Chicago Photographer Murdered In Apparent Case of Mistaken Identity

Wil Lewis, a 28-year-old photographer, was shot and killed in broad daylight on Saturday afternoon as he waited for a bus in the Rogers Park neighborhood of Chicago, according to reports from the Chicago Sun-Times and Chicago Tribune.

Police have arrested a man in the shooting, charging him with first degree murder.

Lewis’s father told the Tribune that police believe Lewis was mistaken for someone else. “Somebody basically shot him dead. They felt it was a case of mistaken identity. Wil was not in the wrong,” he told the paper.

Born in Guatemala, Lewis was adopted at age 7 and grew up in California and Wisconsin. Lewis, a graduate of Milwaukee Institute of Art and Design, had worked as a photo assistant and digital tech for Kohl’s, Sears, Blackbox Visual and other clients. He opened his own studio, Wil Photography, in 2009. A friend told the Sun-Times that Lewis was due to begin a new job as a photographer at an online men’s clothing retailer this week. He and his wife, an art director at ad agency Leo Burnett, were expected to celebrate their second wedding anniversary next month.

 

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4 Responses to “Chicago Photographer Murdered In Apparent Case of Mistaken Identity”

  1. Jeffrey Elder Says:

    This so sad, and yet another reason that I will not return to Chicago, even though it’s my home town. My prayers go to his friends and family. Another brilliant life cut short way too soon.

  2. Matt Rainwaters Says:

    This is heart breaking and tragic… best wishes and condolences sent to his family.

  3. No Name Says:

    If he was Guatemalan, he may have been mistaken for a member of a rival Mexican drug gang. Chicago is swamped with Cocaine brought in by the Sinaloa Drug Cartel and distributed by a network of Mexican gangs in the Chicago area. Just an educated guess.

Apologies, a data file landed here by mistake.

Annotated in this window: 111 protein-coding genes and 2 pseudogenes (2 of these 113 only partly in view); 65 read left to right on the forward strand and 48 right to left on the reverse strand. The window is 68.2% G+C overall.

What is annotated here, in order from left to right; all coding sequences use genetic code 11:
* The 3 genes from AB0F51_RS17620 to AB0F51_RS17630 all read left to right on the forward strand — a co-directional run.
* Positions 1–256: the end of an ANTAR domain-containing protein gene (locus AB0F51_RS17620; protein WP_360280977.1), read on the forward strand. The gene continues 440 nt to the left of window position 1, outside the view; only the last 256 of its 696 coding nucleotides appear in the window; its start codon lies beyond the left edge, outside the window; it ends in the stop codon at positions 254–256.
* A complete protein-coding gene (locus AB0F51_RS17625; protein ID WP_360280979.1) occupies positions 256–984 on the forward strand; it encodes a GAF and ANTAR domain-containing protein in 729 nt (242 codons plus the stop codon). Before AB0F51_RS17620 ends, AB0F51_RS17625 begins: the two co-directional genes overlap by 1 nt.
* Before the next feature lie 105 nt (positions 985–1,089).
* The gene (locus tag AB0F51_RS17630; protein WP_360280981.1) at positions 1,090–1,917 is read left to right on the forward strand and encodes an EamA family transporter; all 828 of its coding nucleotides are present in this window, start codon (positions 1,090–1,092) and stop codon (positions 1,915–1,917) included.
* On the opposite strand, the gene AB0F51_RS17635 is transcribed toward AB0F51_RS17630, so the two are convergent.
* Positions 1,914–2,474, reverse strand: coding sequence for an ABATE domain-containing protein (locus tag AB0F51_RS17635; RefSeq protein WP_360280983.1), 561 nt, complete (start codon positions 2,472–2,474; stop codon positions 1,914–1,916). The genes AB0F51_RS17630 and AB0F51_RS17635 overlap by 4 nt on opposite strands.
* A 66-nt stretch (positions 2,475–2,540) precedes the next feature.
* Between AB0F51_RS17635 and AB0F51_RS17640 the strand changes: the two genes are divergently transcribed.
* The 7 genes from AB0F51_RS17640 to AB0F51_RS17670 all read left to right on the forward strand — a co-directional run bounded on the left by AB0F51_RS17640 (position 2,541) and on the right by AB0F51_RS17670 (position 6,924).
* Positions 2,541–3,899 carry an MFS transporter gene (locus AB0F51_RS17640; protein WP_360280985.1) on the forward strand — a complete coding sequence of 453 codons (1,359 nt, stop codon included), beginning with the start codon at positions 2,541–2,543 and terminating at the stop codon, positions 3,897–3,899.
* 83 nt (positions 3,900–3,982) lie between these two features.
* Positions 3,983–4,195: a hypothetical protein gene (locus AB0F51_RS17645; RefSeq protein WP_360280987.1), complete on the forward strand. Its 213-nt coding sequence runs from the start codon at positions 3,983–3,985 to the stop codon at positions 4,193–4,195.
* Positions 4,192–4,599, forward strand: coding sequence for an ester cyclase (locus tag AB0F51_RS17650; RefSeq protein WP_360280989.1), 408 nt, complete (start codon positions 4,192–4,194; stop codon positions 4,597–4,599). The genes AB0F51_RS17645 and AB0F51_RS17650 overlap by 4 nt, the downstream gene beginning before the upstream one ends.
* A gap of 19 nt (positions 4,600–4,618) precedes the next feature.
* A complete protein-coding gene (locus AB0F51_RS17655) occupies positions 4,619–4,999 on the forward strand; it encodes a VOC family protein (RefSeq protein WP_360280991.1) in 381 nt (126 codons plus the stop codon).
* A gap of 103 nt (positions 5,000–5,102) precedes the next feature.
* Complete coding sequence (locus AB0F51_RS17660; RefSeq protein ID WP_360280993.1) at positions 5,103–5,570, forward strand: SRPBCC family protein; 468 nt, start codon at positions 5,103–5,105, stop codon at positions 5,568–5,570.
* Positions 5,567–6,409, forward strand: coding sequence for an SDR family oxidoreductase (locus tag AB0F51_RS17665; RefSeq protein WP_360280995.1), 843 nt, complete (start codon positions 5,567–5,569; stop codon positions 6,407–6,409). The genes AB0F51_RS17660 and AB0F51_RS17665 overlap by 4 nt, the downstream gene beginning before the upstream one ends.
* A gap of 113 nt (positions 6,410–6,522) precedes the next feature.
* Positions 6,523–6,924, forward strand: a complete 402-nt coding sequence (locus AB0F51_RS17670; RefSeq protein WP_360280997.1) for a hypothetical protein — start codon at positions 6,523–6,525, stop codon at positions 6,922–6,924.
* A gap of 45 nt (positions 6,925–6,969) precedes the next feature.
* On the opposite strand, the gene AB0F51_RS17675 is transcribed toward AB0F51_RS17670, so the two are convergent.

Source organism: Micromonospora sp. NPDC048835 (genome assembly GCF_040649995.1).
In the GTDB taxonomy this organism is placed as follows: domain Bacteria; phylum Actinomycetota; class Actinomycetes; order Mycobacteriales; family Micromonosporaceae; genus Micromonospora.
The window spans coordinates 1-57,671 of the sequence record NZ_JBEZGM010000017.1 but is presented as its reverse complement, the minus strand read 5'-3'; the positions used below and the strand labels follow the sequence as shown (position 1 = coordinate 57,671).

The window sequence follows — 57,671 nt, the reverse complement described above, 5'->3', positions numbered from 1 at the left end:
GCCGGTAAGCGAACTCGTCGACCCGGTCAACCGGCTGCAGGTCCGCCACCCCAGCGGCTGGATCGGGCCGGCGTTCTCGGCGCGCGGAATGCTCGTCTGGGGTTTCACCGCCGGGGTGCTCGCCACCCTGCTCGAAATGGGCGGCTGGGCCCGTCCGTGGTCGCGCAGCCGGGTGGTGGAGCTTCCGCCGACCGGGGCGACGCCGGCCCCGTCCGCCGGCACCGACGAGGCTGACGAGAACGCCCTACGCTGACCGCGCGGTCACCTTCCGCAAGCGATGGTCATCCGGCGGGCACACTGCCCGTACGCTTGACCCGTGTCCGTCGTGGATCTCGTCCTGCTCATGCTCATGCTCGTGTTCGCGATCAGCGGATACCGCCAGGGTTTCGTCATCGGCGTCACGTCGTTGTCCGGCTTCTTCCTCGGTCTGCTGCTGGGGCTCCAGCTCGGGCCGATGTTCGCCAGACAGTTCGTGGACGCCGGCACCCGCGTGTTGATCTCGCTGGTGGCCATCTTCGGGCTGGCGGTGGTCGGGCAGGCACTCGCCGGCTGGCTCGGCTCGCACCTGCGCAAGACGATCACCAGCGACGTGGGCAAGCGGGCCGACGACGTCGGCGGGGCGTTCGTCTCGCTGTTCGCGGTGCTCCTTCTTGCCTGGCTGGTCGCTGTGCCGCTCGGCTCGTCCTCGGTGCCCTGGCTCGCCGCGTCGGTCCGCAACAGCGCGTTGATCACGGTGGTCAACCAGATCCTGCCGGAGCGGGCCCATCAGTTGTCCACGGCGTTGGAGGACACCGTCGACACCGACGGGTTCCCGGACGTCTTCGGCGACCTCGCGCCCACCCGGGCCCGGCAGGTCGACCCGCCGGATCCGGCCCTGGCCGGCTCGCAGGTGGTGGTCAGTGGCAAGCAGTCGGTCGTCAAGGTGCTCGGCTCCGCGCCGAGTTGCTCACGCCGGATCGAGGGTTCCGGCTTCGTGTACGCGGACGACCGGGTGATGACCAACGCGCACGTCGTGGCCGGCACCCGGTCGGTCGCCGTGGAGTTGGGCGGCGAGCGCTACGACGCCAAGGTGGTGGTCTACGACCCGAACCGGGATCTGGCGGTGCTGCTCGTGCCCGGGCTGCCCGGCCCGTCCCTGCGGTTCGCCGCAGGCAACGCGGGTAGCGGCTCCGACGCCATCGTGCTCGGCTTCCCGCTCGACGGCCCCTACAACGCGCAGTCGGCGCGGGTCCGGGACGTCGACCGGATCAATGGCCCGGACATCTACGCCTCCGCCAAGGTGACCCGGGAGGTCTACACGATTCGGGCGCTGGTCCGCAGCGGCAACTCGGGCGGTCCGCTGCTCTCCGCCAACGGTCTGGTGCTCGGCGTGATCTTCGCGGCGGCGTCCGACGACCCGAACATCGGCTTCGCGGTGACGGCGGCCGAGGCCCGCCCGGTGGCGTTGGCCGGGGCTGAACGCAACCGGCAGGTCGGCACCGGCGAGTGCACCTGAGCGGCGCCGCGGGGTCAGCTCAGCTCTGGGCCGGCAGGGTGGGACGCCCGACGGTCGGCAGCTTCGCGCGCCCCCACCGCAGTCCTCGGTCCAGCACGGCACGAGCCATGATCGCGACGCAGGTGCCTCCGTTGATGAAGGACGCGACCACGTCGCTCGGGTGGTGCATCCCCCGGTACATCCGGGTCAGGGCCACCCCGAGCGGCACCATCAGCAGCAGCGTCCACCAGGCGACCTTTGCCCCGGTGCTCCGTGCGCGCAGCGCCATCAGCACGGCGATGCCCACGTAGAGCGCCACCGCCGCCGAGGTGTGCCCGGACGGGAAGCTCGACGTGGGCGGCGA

4. Peter Gold Says:

    My family came to Chicago in the late 1940s. I became a photographer there, grew a career in the ’60s, moved away, had other careers, and have only been back a few times over the past five decades. Rogers Park, where my friends and I hung out during high school years, is clear in my mind despite the years. When I read this report, I thought, “This shouldn’t happen there. NO, this shouldn’t happen anywhere, to anyone.”

    Minneapolis has been my home for some years now. Too many innocent people are murdered here, like Chicago. Like Chicago, some part of us gets used to it. That’s why this shouldn’t happen here, not anywhere, not to anyone.

    We read of so many families who are grieving the loss of their killed loved ones, that we have to work hard not to think of them as a single statistic, x-number of mourners, an anonymous crowd. The painful truth is that they are as individual as we are. Those families could be our families. Wil Lewis, 28, mistakenly-murdered Chicagoan, could be any of us.

    Chicago needs better. In Wil’s death, we’ve all lost a good person. We all need better.